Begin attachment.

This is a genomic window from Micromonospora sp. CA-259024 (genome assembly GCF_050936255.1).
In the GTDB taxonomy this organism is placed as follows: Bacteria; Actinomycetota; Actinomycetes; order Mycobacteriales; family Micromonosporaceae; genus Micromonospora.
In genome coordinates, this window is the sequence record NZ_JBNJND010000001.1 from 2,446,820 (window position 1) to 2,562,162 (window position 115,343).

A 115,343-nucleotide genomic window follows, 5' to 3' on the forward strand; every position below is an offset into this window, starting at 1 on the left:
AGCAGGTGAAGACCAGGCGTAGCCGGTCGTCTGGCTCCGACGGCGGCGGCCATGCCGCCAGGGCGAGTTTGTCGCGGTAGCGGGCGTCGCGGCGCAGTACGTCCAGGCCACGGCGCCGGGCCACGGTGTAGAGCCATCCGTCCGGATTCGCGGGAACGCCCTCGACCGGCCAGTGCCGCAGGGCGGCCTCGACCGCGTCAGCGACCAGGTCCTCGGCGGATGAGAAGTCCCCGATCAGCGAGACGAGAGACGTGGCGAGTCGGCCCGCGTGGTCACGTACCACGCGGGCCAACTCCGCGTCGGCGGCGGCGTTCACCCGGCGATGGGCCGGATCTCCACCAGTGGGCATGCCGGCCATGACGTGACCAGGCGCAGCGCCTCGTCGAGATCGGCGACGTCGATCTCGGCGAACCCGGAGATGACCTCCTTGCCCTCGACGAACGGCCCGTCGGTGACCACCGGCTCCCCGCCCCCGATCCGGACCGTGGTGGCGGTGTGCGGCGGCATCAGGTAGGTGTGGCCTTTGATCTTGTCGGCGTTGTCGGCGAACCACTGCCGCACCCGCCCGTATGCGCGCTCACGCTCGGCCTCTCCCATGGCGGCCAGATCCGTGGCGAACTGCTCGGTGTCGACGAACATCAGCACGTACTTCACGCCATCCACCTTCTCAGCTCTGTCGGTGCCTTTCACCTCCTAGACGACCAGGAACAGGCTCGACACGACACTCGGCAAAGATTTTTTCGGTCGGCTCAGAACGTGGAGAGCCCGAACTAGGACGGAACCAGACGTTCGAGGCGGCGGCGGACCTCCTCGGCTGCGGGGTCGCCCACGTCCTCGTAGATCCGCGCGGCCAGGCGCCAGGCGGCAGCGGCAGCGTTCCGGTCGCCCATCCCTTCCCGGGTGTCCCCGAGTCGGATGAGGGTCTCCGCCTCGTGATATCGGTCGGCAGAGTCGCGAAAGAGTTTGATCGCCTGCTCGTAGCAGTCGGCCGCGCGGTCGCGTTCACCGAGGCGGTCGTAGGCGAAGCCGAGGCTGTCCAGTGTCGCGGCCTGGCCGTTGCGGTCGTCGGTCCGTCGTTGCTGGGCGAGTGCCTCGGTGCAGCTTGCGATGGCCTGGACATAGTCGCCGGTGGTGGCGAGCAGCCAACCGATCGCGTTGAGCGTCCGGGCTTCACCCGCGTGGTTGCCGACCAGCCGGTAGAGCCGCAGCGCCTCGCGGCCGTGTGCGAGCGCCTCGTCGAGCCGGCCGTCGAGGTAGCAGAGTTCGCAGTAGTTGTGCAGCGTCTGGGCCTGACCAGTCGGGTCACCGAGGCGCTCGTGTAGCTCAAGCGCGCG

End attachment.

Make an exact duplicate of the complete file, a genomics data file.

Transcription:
This is a genomic window from Micromonospora sp. CA-259024 (genome assembly GCF_050936255.1).
In the GTDB taxonomy this organism is placed as follows: Bacteria; Actinomycetota; Actinomycetes; order Mycobacteriales; family Micromonosporaceae; genus Micromonospora.
In genome coordinates, this window is the sequence record NZ_JBNJND010000001.1 from 2,446,820 (window position 1) to 2,562,162 (window position 115,343).

A 115,343-nucleotide genomic window follows, 5' to 3' on the forward strand; every position below is an offset into this window, starting at 1 on the left:
AGCAGGTGAAGACCAGGCGTAGCCGGTCGTCTGGCTCCGACGGCGGCGGCCATGCCGCCAGGGCGAGTTTGTCGCGGTAGCGGGCGTCGCGGCGCAGTACGTCCAGGCCACGGCGCCGGGCCACGGTGTAGAGCCATCCGTCCGGATTCGCGGGAACGCCCTCGACCGGCCAGTGCCGCAGGGCGGCCTCGACCGCGTCAGCGACCAGGTCCTCGGCGGATGAGAAGTCCCCGATCAGCGAGACGAGAGACGTGGCGAGTCGGCCCGCGTGGTCACGTACCACGCGGGCCAACTCCGCGTCGGCGGCGGCGTTCACCCGGCGATGGGCCGGATCTCCACCAGTGGGCATGCCGGCCATGACGTGACCAGGCGCAGCGCCTCGTCGAGATCGGCGACGTCGATCTCGGCGAACCCGGAGATGACCTCCTTGCCCTCGACGAACGGCCCGTCGGTGACCACCGGCTCCCCGCCCCCGATCCGGACCGTGGTGGCGGTGTGCGGCGGCATCAGGTAGGTGTGGCCTTTGATCTTGTCGGCGTTGTCGGCGAACCACTGCCGCACCCGCCCGTATGCGCGCTCACGCTCGGCCTCTCCCATGGCGGCCAGATCCGTGGCGAACTGCTCGGTGTCGACGAACATCAGCACGTACTTCACGCCATCCACCTTCTCAGCTCTGTCGGTGCCTTTCACCTCCTAGACGACCAGGAACAGGCTCGACACGACACTCGGCAAAGATTTTTTCGGTCGGCTCAGAACGTGGAGAGCCCGAACTAGGACGGAACCAGACGTTCGAGGCGGCGGCGGACCTCCTCGGCTGCGGGGTCGCCCACGTCCTCGTAGATCCGCGCGGCCAGGCGCCAGGCGGCAGCGGCAGCGTTCCGGTCGCCCATCCCTTCCCGGGTGTCCCCGAGTCGGATGAGGGTCTCCGCCTCGTGATATCGGTCGGCAGAGTCGCGAAAGAGTTTGATCGCCTGCTCGTAGCAGTCGGCCGCGCGGTCGCGTTCACCGAGGCGGTCGTAGGCGAAGCCGAGGCTGTCCAGTGTCGCGGCCTGGCCGTTGCGGTCGTCGGTCCGTCGTTGCTGGGCGAGTGCCTCGGTGCAGCTTGCGATGGCCTGGACATAGTCGCCGGTGGTGGCGAGCAGCCAACCGATCGCGTTGAGCGTCCGGGCTTCACCCGCGTGGTTGCCGACCAGCCGGTAGAGCCGCAGCGCCTCGCGGCCGTGTGCGAGCGCCTCGTCGAGCCGGCCGTCGAGGTAGCAGAGTTCGCAGTAGTTGTGCAGCGTCTGGGCCTGACCAGTCGGGTCACCGAGGCGCTCGTGTAGCTCAAGCGCGCG